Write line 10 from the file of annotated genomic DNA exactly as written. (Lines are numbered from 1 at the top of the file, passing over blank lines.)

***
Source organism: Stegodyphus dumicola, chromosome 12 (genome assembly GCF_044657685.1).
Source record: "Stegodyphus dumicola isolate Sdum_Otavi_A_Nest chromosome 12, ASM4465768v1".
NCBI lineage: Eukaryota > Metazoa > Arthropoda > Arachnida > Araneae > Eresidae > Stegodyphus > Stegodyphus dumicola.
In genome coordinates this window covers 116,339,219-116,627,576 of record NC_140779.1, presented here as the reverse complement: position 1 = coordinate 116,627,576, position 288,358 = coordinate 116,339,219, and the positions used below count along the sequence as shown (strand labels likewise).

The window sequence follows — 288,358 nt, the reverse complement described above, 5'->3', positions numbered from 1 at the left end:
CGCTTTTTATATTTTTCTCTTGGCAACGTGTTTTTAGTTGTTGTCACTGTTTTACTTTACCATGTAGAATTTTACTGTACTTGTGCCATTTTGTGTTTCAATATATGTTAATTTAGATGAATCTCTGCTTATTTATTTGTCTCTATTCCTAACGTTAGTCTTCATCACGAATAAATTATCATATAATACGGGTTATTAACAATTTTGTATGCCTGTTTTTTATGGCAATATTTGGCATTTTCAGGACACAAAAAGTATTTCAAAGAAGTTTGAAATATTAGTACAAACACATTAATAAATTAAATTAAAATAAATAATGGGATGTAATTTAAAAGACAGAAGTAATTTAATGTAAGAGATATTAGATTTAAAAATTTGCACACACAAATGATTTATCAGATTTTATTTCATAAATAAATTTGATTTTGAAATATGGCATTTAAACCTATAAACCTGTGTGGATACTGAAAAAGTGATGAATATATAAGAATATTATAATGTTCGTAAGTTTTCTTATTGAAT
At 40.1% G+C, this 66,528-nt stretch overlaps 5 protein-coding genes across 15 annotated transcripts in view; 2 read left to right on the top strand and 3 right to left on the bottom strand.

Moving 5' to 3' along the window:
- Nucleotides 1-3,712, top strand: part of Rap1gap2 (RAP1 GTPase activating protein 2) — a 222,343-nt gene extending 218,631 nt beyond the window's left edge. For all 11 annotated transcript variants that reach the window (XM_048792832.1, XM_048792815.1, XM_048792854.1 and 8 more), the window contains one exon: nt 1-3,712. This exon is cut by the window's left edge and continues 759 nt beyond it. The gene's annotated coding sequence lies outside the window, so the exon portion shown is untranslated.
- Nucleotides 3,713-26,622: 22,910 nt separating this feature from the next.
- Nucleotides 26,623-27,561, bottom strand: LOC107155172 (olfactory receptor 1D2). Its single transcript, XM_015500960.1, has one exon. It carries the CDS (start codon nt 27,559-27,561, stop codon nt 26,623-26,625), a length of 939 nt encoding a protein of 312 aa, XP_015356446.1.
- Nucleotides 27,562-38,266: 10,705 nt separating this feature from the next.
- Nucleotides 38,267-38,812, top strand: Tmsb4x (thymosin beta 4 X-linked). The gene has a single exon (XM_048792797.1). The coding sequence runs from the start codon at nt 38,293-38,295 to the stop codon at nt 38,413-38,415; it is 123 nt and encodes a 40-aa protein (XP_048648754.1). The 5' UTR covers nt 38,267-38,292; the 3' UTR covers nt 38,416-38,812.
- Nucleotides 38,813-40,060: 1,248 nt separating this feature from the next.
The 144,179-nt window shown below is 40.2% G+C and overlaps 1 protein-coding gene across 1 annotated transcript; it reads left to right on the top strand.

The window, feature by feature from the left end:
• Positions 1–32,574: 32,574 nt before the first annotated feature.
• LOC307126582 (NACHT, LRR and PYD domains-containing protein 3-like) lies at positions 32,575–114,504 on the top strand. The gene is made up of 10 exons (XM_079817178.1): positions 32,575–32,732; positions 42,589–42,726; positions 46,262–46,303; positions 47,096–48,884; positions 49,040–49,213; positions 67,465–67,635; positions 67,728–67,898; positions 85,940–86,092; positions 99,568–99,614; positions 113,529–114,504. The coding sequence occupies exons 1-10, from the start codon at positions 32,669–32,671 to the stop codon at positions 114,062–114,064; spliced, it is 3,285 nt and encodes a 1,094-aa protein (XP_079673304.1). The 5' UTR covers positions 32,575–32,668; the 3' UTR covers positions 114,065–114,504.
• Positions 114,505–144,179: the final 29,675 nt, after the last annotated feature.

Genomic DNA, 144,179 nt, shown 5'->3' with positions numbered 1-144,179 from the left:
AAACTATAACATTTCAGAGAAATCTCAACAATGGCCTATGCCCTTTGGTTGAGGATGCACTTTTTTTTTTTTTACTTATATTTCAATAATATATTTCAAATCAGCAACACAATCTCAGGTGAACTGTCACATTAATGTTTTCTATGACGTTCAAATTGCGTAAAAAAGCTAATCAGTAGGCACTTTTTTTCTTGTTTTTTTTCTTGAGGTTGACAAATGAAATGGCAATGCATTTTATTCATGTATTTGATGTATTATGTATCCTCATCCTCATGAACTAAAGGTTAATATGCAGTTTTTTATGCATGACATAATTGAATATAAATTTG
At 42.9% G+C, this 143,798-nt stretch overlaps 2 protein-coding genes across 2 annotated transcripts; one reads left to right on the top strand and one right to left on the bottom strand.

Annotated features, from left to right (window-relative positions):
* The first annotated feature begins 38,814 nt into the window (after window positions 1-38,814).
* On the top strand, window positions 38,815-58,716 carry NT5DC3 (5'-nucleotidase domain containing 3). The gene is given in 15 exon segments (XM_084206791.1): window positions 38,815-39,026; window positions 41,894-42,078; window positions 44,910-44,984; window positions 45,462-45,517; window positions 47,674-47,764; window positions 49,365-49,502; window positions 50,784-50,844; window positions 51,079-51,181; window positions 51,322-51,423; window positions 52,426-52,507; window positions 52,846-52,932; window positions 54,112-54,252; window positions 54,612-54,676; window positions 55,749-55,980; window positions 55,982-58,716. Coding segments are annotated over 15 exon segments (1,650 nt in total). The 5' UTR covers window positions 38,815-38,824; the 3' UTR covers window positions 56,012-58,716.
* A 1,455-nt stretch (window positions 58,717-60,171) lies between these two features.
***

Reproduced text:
- Nucleotides 3,713-26,622: 22,910 nt separating this feature from the next.